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Those reader comments on audit in full

The full survey results are also available on this site, but below are the reader comments in full.

“This is a thorny subject. At the end of the day, company directors are responsible for preparation. Ensuring no material fraud is contained in the accounts is a director issue. You only have to look at Wickes and several others to see what a farce that is made to look. The auditor is not the main problem here, I feel, it’s lax control in big companies that’s to blame.”

“Fees should be set up in a way that auditors share the risks and take responsibilities for errors.”

“It is an unfortunate fact of modern business life that persons external to a company have come to rely more heavily on the existence of an audit report as a stamp of approval on all matters affecting the company. The responsibility for keeping records and producing accounts rests with the directors of the company, as enshrined in law, not the auditors. If accounts are manipulated by company directors in a way that is not obvious to a qualified auditor then the criticism should be levied only at the directors. I do not know if Andersen’s failed to operate the right level of skill and care when auditing the books of Enron, but I see no case for introducing draconian measures that force rotation of auditors. It would offer no guarantee that another Enron could not happen and thus leave external people with no additional comfort. “

“Recent events have confirmed that on the whole audits in the current form are a waste of time and money.”

“I think that the Enron/Andersen episode has done immense damage to the profession and those members responsible should be required to resign from the institute.”

“Independence is currently measured by considering the fee as a percentage of the total gross fees. I believe that this should also be measured as a finite amount. Above this figure independence should be scrutinised. Associated consultancy companies should be considered including “family” connections where financial connections are not apparent.”

“It will always be possible for companies to hide relevant details from their auditors, the practices operated by Enron were perhaps not unusual when compared with other unscrupulous companies in anything other than scale.”

“When auditors charge such large fees they should take their share of responsibility and not hide behind the accounts are the sole responsibility of the management”

“The real scandal lies in the way that large corporates can use their financial muscle to avoid the need to “comply” to sound practice to the same extent as their smaller brothers. The Dollar/Pound/Euro speaks loudly in the audit marketplace. Looking the other way is perhaps too easily bought.”

“Auditors used to check that things were right. Now they look at trends and pretend to be business advisors. They should get back to basics.”

“I worked for a big five in London for 9 years. It was fairly well known even as students that Andersen’s approach on the audit side was a bit different to the others – a greater emphasis on analytical procedures in summary. It was also perceived that such a situation was most likely to befall Andersen given the level of non audit work as a proportion of total fee income.”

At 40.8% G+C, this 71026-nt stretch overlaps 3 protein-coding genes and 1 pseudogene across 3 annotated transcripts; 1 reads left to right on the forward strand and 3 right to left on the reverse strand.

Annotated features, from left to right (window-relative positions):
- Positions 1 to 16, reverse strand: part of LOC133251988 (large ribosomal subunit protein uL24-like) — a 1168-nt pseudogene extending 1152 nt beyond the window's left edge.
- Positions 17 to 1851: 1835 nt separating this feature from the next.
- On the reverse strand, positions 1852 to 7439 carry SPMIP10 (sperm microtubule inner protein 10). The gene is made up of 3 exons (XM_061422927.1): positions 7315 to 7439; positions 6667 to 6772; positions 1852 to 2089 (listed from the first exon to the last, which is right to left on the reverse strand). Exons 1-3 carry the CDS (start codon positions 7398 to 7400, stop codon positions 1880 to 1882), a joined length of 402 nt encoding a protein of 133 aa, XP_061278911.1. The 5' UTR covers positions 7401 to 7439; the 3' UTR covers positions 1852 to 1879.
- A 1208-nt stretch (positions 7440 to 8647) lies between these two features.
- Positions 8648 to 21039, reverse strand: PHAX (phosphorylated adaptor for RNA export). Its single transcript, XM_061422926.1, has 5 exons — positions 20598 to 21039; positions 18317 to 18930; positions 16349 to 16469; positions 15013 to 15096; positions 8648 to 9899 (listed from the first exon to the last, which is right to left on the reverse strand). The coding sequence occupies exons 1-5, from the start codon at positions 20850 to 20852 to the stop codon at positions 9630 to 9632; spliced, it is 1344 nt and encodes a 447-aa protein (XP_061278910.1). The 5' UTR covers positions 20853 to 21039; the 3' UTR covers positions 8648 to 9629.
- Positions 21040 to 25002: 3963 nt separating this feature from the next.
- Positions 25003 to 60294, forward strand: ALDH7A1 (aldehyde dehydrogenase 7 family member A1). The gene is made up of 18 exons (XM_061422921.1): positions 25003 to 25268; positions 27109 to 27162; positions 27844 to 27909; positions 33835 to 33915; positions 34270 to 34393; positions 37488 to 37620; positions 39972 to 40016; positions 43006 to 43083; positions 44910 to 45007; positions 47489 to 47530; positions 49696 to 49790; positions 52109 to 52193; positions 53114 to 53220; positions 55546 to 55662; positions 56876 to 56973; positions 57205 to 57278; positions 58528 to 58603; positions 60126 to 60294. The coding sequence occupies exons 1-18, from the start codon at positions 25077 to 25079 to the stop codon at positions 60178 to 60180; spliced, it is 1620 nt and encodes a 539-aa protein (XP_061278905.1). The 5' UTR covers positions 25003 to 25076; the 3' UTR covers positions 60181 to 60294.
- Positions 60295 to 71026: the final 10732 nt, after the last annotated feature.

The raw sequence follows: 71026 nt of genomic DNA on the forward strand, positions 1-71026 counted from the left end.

“Audit standards need to improve. Management are primarily responsible to act properly. Auditors need to be wary.”

“Underlying a lot of the adverse comments appears to be an assumption that the auditor should be expected to detect all wrong-doing within an organisation in all cases. Some reality as to what is a reasonable expectation is, would be useful in curbing some of the most extreme possible consequences. As in many areas of life these days, finding someone to blame after something goes wrong is more important than putting responsibility where it belongs (especially if you can blame someone who still has some money to pay compensation with). Responsibility lies largely with the management and non-exec directors. I think this is a more productive area to focus on for good stewardship.”

“Change in legislation will probably bring about a rotational system/best practice.”

“We are owned by an Italian company and therefore are already subject to a change in auditors every 7 seven years. It being the change year, and with what we’ve been through with the auditors, I don’t think the period should be below 7 years.”

“The age of using audit as a loss leader for value added services is over. In future investors will want to see real scrutiny of company accounts and those companies who are not seen to be providing it will suffer as a consequence.”

“In general the last 20 years have witnessed a considerable drop in ethical standards. “my word is my bond” no longer applies, and presentation is more important than content. The pressure to “create” optimistic results has forced short-termism. The banks are more risk averse and operate as committees rather than trust to their experience and belief in the individual. This has come about as the result of diminution in ethical responsibilities already adhered to, giving the result that virtually nobody in the financial world can be trusted at face value, and that everything has to be backed up by independent consultants etc. This costs the client more, and enables the banks to hide behind someone-elses’ report.”